PERIOD OF PERFORMANCE: March 2010 to May 2013
The Navy plans to use advanced and integrated electronics in future radar platforms as the means to achieve transformational capability. These plans will include the development of less expensive, more easily applied, more reliable, and more moisture proof conformal coatings for radar electronics. Of particular interest is the Atomic Layer Deposition (ALD) ceramic based coating that has the potential of providing hermeticity to these electronics. Significant savings are expected from avoidance of the heavy, bulky, hermetic ceramic packaging currently used for this application, by coating the Monolithic Microwave Integrated Circuit (MMIC) chips before packaging or by coating the completed electronic assembly using these ALD-based coatings.
The objective of this project was to demonstrate, evaluate and test the capability and reliability of an Advanced Missile Defense Radar (AMDR) T/R module designed with ALD coated MMICs in QFN packages along with the board level coatings, and the functional performance and reliability of Ground/Air Task Oriented Radar (G/ATOR) T/R modules. By using ALD conformal coating at either the chip or completed module level (instead of the currently used hermetic ceramic packaging), an immediate reduction in the cost of all electronic hardware having conformal coatings on Navy weapons systems, ships, aircraft, and communications systems can be realized.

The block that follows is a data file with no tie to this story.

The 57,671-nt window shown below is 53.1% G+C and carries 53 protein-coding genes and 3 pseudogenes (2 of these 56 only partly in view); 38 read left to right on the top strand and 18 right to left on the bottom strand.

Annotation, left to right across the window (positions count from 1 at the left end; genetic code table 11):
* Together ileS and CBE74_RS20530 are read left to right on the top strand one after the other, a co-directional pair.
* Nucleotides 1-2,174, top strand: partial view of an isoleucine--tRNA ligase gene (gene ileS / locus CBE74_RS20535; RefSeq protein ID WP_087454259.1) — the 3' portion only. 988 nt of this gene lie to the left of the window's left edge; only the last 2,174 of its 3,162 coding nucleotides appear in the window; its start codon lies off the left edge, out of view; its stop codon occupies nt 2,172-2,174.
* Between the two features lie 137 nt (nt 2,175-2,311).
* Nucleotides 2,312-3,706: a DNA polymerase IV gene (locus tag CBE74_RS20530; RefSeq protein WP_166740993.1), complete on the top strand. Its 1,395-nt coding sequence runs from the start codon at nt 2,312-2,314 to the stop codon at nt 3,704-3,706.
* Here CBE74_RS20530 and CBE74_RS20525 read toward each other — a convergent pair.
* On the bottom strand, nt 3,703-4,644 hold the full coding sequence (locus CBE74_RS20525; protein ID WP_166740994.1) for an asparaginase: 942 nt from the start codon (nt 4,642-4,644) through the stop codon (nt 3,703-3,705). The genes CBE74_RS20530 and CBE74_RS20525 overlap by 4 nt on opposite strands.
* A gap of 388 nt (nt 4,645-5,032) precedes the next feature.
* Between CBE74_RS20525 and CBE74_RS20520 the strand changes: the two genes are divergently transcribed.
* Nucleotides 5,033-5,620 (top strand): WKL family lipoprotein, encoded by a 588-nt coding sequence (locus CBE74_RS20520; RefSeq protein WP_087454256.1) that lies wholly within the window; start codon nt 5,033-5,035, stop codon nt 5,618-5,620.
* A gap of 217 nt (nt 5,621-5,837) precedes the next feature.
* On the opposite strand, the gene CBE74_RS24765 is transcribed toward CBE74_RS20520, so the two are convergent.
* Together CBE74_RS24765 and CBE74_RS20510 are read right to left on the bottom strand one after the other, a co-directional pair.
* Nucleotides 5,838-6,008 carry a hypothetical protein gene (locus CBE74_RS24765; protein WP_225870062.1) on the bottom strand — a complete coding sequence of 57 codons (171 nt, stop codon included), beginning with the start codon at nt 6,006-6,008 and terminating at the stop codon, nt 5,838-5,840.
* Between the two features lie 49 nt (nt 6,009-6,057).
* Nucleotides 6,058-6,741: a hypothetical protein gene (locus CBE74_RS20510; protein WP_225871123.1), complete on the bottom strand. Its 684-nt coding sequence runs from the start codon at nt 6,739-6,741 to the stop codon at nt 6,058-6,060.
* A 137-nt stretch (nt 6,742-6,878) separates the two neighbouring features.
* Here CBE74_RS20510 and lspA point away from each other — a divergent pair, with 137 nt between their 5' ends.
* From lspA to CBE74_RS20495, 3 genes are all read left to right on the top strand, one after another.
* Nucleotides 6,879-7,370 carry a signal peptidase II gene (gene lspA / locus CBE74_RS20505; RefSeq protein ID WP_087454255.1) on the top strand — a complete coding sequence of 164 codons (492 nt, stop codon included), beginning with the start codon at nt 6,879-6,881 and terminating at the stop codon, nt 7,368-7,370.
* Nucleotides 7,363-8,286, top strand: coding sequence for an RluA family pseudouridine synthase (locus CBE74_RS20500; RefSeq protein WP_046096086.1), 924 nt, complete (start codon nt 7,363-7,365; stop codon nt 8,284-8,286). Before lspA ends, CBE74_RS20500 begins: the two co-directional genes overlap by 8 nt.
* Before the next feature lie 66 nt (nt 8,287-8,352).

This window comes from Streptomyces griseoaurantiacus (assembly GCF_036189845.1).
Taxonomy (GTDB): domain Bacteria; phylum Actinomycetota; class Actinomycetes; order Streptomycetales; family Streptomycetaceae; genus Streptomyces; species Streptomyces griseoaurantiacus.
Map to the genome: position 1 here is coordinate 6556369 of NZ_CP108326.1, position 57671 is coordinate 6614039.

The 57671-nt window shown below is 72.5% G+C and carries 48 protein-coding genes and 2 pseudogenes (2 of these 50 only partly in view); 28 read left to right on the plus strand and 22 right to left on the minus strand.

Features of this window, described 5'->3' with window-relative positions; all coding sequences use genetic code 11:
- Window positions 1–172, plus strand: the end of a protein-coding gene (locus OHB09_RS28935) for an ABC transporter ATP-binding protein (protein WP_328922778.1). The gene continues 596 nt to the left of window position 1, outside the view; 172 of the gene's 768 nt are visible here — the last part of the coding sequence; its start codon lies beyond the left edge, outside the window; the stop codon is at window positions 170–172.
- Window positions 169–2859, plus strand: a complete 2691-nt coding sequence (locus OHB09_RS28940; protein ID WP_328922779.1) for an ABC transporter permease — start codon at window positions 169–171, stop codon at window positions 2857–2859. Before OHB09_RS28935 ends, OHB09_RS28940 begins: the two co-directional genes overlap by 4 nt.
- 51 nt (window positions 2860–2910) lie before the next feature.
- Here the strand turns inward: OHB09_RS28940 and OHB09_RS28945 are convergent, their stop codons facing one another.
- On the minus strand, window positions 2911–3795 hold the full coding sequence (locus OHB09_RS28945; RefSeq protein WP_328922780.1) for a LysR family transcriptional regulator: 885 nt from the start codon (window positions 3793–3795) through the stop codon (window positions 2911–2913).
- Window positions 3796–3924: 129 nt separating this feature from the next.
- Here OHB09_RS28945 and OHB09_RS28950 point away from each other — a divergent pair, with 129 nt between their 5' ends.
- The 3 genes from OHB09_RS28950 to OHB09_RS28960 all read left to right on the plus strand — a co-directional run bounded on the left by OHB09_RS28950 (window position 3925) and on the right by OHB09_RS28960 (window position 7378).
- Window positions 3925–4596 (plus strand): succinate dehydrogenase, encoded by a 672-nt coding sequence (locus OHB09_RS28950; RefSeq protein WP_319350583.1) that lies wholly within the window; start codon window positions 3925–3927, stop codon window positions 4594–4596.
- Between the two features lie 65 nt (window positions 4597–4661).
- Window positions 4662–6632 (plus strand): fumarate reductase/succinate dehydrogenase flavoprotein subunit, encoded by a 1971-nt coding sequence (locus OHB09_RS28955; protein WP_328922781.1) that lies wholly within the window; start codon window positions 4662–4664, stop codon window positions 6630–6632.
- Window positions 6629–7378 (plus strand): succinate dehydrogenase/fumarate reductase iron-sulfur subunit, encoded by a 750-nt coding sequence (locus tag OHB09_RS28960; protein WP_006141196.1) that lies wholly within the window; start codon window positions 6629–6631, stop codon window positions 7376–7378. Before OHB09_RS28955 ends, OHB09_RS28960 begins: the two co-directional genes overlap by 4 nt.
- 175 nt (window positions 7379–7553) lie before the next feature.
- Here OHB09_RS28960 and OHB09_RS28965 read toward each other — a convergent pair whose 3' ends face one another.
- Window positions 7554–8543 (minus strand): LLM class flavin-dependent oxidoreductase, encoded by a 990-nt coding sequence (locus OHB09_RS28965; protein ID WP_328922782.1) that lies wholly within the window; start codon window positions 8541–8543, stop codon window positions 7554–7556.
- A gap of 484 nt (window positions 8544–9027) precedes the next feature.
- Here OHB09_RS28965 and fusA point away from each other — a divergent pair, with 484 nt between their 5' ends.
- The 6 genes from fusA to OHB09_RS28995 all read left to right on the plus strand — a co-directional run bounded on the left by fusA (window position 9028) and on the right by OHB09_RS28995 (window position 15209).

Cost reductions for the Marine Corps Ground/Air Task Oriented Radar (G/ATOR), and the Air and Missile Defense Radar (AMDR) for DDG 51 will occur as a result of this project. The AMDR T/R modules use costly ceramic packages with hermetic seals. The strategy was to reduce the labor and material costs of the system by utilizing plastic-based packaging, with equivalent performance of the existing hermetic packaging. Combining ALD coatings with the plastic packaging technology being developed under Navy ManTech project S2317 (Next Generation VSR Solid State LRU) is expected to lead to a 40 percent cost savings for each T/R module. The G/ATOR T/R module is currently packaged using low temperature co-fired ceramic (LTCC) with gold conductors, whose cost has impacted affordability. An ALD coating provides an environmental barrier and potentially enables the use of non-hermetic packaging for significant module cost reduction. Implementing High Temperature Cofired Ceramic (HTCC) packaging with ALD coating on the G/ATOR T/R module is projected to reduce packaging cost by 32 percent, enabling substantial cost savings at the G/ATOR system level.
This ALD Conformal Coatings effort helped develop the ALD processes and qualification methods for use in low cost plastic packaging and substrate technology for operation in a military environment. The ALD-coated T/R module performance is being validated through testing. Follow-on efforts will incorporate these reduced cost T/R modules into the AMDR system for test and qualification on the DDG 51. This project also developed manufacturing processes designed to result in a low cost T/R module for the front end of the U.S. Marine Corps Ground/Air Task Oriented Radar (G/ATOR) system. The project demonstrated that lower cost packaging can replace high cost gold, and assure component hermeticity and stable performance through the application of ALD conformal coatings in HTCC packages. A follow on Transition Program to integrate these processes into the G/ATOR system is planned, which will provide a T/R Module ready for Low Rate Initial Production (LRIP).